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Review
. 2018 Jan 2;8(1):a031211.
doi: 10.1101/cshperspect.a031211.

Regulation of Bone Metabolism by Sex Steroids

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Free PMC article
Review

Regulation of Bone Metabolism by Sex Steroids

Sundeep Khosla et al. Cold Spring Harb Perspect Med. .
Free PMC article

Abstract

Osteoporosis is a significant public health problem, and a major cause of the disease is estrogen deficiency following menopause in women. In addition, considerable evidence now shows that estrogen is also a major regulator of bone metabolism in men. Since the original description of the effects of estrogen deficiency on bone by Fuller Albright more than 70 years ago, there has been enormous progress in understanding the mechanisms of estrogen and testosterone action on bone using human and mouse models. Although we understand more about the effects of estrogen on bone as compared with testosterone, both sex steroids do play important roles, perhaps in a somewhat compartment-specific (i.e., cancellous vs. cortical bone) manner. This review summarizes our current knowledge of sex steroid action on bone based on human and mouse studies, identifies both agreements and potential discrepancies between these studies, and suggests directions for future research in this important area.

Figures

Figure 1.
Figure 1.
Changes in estradiol, follicle-stimulating hormone (FSH), and bone resorption through the menopausal transition. Population mean bone resorption marker (urine N-telopeptide of type I collagen [NTx]), serum estradiol, and serum FSH levels in relation to years from final menstrual period. Dashed lines denote the 95% confidence intervals. (From Sowers et al. 2013; reproduced, with permission, from Oxford University Press © 2013.)
Figure 2.
Figure 2.
Deconvoluting the effects of estrogen versus testosterone on bone metabolism in men. Percent changes in (A) bone-resorption markers (urinary deoxypyridinoline [Dpd] and N-telopeptide of type I collagen [NTx]), and (B) bone-formation markers (serum osteocalcin and amino-terminal extension peptide of type I collagen [PINP]) in a group of elderly men (mean age 68 yr) made acutely hypogonadal and treated with an aromatase inhibitor (group A), treated with estrogen alone (group B), testosterone alone (group C), or both (group D). See text for details. Asterisks indicate significance for change from baseline: *P < 0.05; **P < 0.01; ***P < 0.001. (From Falahati-Nini et al. 2000; adapted, with permission, from the American Society for Clinical Investigation © 2000.)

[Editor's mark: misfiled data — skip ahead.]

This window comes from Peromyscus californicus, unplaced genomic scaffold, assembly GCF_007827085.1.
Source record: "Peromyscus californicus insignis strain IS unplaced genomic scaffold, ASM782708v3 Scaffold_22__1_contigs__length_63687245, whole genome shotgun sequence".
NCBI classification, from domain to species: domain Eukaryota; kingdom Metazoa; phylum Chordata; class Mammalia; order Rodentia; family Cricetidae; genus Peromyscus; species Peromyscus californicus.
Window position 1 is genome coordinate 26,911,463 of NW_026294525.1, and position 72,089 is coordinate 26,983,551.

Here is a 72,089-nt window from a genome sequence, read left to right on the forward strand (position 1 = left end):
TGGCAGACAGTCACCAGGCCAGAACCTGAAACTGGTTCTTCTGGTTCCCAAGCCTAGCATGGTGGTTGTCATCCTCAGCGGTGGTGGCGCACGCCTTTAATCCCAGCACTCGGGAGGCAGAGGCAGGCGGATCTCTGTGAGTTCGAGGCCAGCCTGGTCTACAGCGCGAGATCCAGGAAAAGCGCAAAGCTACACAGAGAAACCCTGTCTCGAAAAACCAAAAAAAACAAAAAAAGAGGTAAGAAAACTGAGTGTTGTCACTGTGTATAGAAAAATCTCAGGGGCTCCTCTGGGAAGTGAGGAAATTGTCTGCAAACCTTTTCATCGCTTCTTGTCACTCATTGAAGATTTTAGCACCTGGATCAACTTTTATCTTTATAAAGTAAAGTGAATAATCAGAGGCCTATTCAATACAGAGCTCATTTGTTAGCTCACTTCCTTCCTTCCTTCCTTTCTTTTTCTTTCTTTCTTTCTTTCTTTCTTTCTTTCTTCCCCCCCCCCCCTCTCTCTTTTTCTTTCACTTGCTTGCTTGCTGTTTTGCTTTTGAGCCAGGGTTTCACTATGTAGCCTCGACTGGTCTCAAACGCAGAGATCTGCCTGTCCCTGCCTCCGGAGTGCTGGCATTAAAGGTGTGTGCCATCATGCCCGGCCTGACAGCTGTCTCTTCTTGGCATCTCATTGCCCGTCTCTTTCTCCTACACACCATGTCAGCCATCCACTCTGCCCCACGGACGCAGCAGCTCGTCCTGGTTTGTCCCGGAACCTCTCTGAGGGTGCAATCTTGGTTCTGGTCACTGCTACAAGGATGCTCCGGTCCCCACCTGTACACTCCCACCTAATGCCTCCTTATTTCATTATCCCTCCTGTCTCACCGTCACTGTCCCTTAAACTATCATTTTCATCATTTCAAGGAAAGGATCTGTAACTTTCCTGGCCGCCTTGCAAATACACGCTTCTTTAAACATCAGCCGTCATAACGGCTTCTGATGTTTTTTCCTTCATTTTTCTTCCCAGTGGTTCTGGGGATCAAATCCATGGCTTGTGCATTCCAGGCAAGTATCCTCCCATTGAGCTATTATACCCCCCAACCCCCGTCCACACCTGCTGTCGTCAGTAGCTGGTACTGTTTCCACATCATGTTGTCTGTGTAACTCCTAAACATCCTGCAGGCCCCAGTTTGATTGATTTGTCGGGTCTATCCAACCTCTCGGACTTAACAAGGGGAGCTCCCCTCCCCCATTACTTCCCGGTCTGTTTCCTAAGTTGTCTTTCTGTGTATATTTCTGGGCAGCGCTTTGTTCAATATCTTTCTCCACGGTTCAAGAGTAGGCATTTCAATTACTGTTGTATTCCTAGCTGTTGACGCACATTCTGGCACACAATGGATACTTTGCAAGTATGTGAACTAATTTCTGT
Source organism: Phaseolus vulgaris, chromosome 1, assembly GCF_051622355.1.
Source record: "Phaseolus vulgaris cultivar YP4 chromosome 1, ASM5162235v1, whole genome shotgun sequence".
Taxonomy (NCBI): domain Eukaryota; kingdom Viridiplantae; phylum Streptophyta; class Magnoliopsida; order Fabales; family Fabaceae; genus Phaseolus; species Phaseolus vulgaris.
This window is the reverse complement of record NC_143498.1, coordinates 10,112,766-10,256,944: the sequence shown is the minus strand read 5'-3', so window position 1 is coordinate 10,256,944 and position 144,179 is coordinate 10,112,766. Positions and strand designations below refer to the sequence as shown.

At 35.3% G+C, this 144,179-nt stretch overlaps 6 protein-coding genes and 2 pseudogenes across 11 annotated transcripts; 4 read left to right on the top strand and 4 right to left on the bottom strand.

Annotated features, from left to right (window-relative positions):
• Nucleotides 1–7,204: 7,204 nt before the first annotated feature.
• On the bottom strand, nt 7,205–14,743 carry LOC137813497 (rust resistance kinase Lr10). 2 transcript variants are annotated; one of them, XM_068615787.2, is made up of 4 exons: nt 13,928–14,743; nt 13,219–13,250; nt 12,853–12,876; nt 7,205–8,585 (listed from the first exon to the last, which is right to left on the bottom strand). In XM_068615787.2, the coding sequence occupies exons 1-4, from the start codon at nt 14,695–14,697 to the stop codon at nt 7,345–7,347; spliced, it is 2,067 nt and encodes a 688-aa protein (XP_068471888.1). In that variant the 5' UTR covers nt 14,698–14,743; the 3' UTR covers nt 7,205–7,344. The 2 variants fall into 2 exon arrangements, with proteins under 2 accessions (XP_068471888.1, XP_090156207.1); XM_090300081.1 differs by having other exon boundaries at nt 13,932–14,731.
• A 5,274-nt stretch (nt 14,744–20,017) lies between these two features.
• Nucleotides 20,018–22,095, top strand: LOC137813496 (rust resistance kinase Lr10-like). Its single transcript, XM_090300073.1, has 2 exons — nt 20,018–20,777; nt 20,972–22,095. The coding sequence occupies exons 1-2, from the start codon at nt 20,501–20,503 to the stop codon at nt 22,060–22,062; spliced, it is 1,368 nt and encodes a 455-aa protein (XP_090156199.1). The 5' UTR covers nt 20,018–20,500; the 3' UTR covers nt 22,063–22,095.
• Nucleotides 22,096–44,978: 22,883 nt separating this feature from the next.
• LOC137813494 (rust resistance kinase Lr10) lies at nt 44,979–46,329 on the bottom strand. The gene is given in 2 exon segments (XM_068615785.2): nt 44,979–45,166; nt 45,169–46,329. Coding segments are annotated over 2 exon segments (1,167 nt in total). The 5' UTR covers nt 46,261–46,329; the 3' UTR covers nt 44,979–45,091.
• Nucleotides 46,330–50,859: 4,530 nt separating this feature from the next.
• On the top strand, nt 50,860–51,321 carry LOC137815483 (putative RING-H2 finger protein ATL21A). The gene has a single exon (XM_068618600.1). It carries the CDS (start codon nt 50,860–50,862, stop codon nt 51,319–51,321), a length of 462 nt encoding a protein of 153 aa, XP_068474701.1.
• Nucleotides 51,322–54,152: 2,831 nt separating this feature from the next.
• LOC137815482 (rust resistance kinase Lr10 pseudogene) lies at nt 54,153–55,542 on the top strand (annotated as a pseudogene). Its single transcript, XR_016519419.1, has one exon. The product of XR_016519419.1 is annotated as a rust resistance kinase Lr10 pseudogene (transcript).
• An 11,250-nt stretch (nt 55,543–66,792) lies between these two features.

Figure 3.
Figure 3.
Effects of interleukin (IL)-1 or tumor necrosis factor (TNF) blockade on bone resorption in women following estrogen withdrawal. Proportional change (%) in serum C-telopeptide of type I collagen (CTx) in postmenopausal women treated for 60 days with transdermal estradiol, made acutely estrogen deficient, and treated with saline (control), an IL-1 blocker (anakinra), or a TNF blocker (etanercept). (From Charatcharoenwitthaya et al. 2007; reproduced, with permission, from John Wiley and Sons © 2007.)
Figure 4.
Figure 4.
Effects of estrogen on cell surface receptor activator of nuclear factor κB ligand (RANKL) expression in postmenopausal women. Changes in osteoprotegerin (OPG)-Fc-FITC fluorescence as an index of mean RANKL surface concentration per cell are shown for premenopausal women (red bars), estrogen-deficient postmenopausal women (green bars), and estrogen-treated postmenopausal women (black bars). (AD) The various cell populations as indicated. P-values by analysis of variance (ANOVA) are as indicated. ***P < 0.001 versus the premenopausal women. (From Eghbali-Fatourechi et al. 2003; reproduced, with permission, from the American Society for Clinical Investigation © 2003.)
Figure 5.
Figure 5.
Working model to explain the differential effects of estrogen versus testosterone on cancellous and cortical bone. Please see text for further details. ER, Estrogen receptor; AR, androgen receptor.

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